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Environmental Guide and Commitment

Templecoombe Ltd understands that in addition to our customers relying on us to advise them regarding the environmental impacts of the finished products, we also have a responsibility to reduce and minimise the environmental impact of our own operations and crucially the operations, of the full supply chain from the raw materials to the manufacturing process and the distribution throughout.

As with the examination of the pros and cons of wind power vs solar vs nuclear energy where even governments find it difficult to clearly define best practice and policy, the simple bag, its raw material and the whole process of manufacture and supply, in terms of its environmental impact is complex when examined. We have found it extremely difficult to obtain objective academic Lifecycle Analysis and Energy Audits for the different materials, and we have yet to find a material that has a clear-cut case in preference to others on the joint grounds of CO2 emissions and biodiversity conservation.

Templecoombe Ltd believes strongly in offering transparency to its customers whilst doing what we can to constantly monitor and look for new ways to improve. Here we if have various scientifically approved studies from multiple countries (all in English) and we leave you as the customer to make your own decisions and choices. Also a thought provoking TED talk from 2013 by Leyla Acaroglu.

LCA_Bags_Australia.pdf
LCA_Bags_Denmark.pdf
LCA_Bags_Sweden1.pdf
LCA_Bags_Sweden2.pdf
LCA_Bags_UK.pdf
LCA_Grocery_Bags_USA.pdf

https://www.bbc.co.uk/news/business-47027792

TED talk of Australian product designer Leyla Acaroglu: https://www.ted.com/talks/leyla_acaroglu_paper_beats_plastic_how_to_rethink_environmental_folklore

Whatever type of bag is used, the key to reducing the impact is to reuse it as many times as possible either for shopping or as a bin liner. This is arguably the single most important message to give to our customers, as well as considering the whole life cycle (resources, manufacture, distribution, usage, disposal) which the studies hopefully help with.

Raw Materials and Finished Bag - Click for more info
Raw Materials and Finshed Bag:

Polythene

Historically there has undoubtedly been a problem with the excessive use of polythene bags (for example use of a polythene bag for only a newspaper or greetings card) and the disposal, or lack of responsible disposal causing unsightly litter and harm to wildlife. There are also limited facilities for recycling. However Templecoombe Ltd recognises that the polythene bag is practical (strong and waterproof), economic and actually has a low carbon footprint when you examine the full manufacture and distribution implications (see Manufacturing and Distribution). We promote thought in the nature and frequency of use from retailers and consumers, the re-use for shopping and bin liners and responsible disposal from end users. We are proud that we support UK manufacturers, with 95% of our polythene bags being manufactured in UK factories which means even less of a carbon footprint caused through importing and distribution.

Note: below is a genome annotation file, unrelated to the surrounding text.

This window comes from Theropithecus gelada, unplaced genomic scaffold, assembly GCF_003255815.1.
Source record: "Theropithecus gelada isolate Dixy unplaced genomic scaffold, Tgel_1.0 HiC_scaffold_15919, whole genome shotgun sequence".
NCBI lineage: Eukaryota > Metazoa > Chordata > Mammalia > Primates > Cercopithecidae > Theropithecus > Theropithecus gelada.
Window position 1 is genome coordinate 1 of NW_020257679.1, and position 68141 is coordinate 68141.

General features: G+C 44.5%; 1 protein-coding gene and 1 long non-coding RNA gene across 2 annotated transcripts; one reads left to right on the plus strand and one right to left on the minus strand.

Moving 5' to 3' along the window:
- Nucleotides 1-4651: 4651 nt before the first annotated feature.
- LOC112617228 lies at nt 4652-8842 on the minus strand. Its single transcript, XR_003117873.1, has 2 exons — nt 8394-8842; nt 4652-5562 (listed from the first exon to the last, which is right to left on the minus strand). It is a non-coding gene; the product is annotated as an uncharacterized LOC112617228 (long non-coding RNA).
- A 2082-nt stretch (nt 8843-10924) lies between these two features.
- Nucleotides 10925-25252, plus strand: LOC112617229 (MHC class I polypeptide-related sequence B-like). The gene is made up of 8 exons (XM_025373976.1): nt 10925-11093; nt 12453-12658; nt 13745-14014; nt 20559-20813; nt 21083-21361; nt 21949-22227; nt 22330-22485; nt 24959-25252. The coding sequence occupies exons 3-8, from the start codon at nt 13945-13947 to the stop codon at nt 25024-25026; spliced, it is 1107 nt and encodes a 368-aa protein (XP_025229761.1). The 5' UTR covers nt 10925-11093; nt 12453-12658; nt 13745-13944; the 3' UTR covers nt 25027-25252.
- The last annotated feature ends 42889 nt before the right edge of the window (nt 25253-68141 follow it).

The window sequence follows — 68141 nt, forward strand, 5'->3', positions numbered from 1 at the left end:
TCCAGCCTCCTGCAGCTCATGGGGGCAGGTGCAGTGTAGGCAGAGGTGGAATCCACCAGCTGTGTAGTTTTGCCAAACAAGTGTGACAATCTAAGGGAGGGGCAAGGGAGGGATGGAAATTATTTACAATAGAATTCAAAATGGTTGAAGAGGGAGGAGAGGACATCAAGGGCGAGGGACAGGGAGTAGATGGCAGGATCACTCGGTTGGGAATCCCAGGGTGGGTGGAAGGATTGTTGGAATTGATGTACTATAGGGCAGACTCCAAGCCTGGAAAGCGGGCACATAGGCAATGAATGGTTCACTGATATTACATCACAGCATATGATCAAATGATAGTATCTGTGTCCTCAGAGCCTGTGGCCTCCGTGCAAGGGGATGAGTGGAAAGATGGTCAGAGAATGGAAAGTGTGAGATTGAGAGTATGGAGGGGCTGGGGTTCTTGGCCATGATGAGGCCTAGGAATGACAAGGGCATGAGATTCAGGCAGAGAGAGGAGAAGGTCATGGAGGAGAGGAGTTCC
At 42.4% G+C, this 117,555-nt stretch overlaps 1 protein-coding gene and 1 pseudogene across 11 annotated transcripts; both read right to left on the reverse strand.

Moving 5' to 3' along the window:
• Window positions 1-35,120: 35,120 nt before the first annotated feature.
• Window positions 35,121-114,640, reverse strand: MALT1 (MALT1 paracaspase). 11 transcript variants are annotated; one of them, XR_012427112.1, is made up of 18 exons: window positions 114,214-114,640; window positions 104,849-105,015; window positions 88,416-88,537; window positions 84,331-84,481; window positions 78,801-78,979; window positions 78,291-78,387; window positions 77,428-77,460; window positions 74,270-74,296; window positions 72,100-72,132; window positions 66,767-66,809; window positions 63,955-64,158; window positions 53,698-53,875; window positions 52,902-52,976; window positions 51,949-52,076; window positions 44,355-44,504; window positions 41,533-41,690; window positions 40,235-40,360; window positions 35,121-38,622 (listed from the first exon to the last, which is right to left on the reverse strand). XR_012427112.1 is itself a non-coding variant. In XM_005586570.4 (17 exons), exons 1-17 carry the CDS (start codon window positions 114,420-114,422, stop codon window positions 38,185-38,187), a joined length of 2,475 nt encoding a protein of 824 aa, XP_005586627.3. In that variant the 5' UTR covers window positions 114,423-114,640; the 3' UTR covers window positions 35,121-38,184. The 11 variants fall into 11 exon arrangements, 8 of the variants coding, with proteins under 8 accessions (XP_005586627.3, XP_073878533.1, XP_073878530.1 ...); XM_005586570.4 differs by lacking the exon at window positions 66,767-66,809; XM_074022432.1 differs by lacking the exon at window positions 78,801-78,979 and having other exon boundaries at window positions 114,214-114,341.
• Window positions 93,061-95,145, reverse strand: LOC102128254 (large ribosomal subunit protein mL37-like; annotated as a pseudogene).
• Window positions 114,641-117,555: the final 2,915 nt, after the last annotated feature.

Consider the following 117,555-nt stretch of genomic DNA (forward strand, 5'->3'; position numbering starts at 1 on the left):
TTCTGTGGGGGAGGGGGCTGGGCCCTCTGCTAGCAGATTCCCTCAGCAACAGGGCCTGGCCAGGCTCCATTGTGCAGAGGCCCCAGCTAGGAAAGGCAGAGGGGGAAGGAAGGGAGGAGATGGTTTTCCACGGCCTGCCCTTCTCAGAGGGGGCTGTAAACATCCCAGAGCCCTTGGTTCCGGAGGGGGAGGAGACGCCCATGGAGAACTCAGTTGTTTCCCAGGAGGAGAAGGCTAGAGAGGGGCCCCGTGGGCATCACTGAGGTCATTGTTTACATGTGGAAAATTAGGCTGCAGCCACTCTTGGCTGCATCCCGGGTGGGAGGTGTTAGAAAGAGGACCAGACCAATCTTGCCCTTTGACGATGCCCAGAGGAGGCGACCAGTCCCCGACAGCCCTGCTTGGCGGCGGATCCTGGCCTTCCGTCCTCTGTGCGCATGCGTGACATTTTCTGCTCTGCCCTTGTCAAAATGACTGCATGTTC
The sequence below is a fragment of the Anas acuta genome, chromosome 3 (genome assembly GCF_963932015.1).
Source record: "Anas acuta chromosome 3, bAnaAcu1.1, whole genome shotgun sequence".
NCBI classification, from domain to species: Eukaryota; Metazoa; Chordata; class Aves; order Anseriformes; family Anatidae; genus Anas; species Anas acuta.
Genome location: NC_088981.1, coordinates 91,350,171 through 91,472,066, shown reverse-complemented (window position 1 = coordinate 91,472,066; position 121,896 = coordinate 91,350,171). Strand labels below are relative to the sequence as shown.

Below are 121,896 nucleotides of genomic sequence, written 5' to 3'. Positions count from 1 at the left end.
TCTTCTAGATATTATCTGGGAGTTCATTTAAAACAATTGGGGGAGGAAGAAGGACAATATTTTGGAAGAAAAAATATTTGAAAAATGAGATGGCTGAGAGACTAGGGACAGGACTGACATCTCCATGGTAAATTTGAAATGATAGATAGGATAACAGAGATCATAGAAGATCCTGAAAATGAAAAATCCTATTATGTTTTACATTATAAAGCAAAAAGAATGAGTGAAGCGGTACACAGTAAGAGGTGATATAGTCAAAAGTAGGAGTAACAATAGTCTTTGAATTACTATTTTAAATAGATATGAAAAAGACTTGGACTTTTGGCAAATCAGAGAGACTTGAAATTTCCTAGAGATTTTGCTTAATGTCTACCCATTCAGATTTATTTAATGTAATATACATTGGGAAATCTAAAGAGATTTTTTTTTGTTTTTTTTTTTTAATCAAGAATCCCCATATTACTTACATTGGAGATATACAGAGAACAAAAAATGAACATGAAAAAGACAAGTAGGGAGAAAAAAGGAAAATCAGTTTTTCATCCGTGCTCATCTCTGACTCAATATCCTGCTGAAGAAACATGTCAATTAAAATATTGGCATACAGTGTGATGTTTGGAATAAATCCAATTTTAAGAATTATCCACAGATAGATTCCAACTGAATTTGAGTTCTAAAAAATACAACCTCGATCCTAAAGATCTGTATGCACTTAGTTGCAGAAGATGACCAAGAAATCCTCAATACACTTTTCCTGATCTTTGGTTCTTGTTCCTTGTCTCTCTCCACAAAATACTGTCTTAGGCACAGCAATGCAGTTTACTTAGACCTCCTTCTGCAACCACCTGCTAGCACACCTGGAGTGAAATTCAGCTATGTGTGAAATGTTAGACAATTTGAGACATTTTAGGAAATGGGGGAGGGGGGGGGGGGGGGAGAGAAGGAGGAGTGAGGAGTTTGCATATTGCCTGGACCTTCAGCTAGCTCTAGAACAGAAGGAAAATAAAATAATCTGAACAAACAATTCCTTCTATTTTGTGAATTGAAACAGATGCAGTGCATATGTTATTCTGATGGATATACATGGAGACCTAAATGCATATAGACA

Biodegradable vs Compost-able vs Recycled

There are a lot of options at present but unfortunately, as with most things, there is no clear cut ‘best’ environmental option.

Biodegradable: An additive is mixed in the extrusion of the film which makes the polythene degrade either through the influence of heat and light or through the bio organisms in the soil once the bag is in landfill. Usual time to degrade once in landfill is approximately eighteen months. The additive can affect the recycling process (due to the degradation) but at present most bags go to landfill so it is thought of as possibly the most desirable and practical option. Templecoombe Ltd predominantly uses ‘Biothene’, an additive which degrades polythene under the influence of light and heat. To find out more Click Here

Compost-able: According to the EN 13432 compost-able classification the material must break down within 3 months to be compost-able and have no polythene used in the process. These bags are most often made from cornstarch. This option is still in development. It is, at present, very costly and is designed to be a single use bag. Considering the rate it degrades it can be impractical, particularly for branded bags with the intention of reuse.

Recycled: We can offer recycled bags where the material is recycled within the UK factory but the majority tends to be used in the manufacture of bin liners and coloured, non branded film. There is a shortage of film to recycle at present due to the lack of infrastructure for organised nationwide collection.

Raw Materials and Finsihed Bag:

Paper

Paper has the advantage of being a naturally biodegradable and recyclable raw material. We only use factories using sustainable sources of paper and where possible use FSC certified paper. To achieve the most environmentally friendly paper bag you can use the following guide:

  • Choose a standard size bag to reduce waste of material and resources.
  • Use a natural brown kraft paper.
  • Do not laminate the bag, this will make it non biodegradable.
  • Use a handle made of paper (twist or tape) or cotton rope.

We frequently get asked about using recycled paper. On the whole it is in short supply and due to the fibres being much shorter than virgin paper, it can cause problems with the strength and durabilty. It has also been argued that the recycling process is more energy intensive and needs more additives than using virgin paper. Generally recycled paper is not used in bag production because of the vulnerable pressure point at the handle area and because bags are required to carry weight with no support. Due to the cost of recycled paper and production problems there are very high minimums required which is why you tend to only see the odd national and multinational chains using recycled paper on a bespoke printed bag.

Raw Materials and Finished Bag:

Bags for Life

Cotton is a natural fibre, it is durable and has the advantage that it will be reused. It is also biodegradable and compost-able. It can loose it’s shape and crease long term but is probably the easiest and most effective material to print on. The natural cotton is more environmentally friendly than the dyed coloured bags. A natural UK stocked bag with a front and reverse print will be a better environmental option than a bespoke size or print, imported individually.

Jute is an extremely strong, natural fibre. The jute is biodegradable but the plastic liner is not however it is felt that for the longevity and reuse of the bag, on balance this is sense. The lining means the bag keeps it shape indefinitely and is also water resistant. Jute is a coarse material so can cause problems with any fine, or very solid print and any tight registration. As with the cotton, a natural UK stocked bag with a front and reverse print will be a better environmental option than a bespoke size or printed coloured jute, imported individually.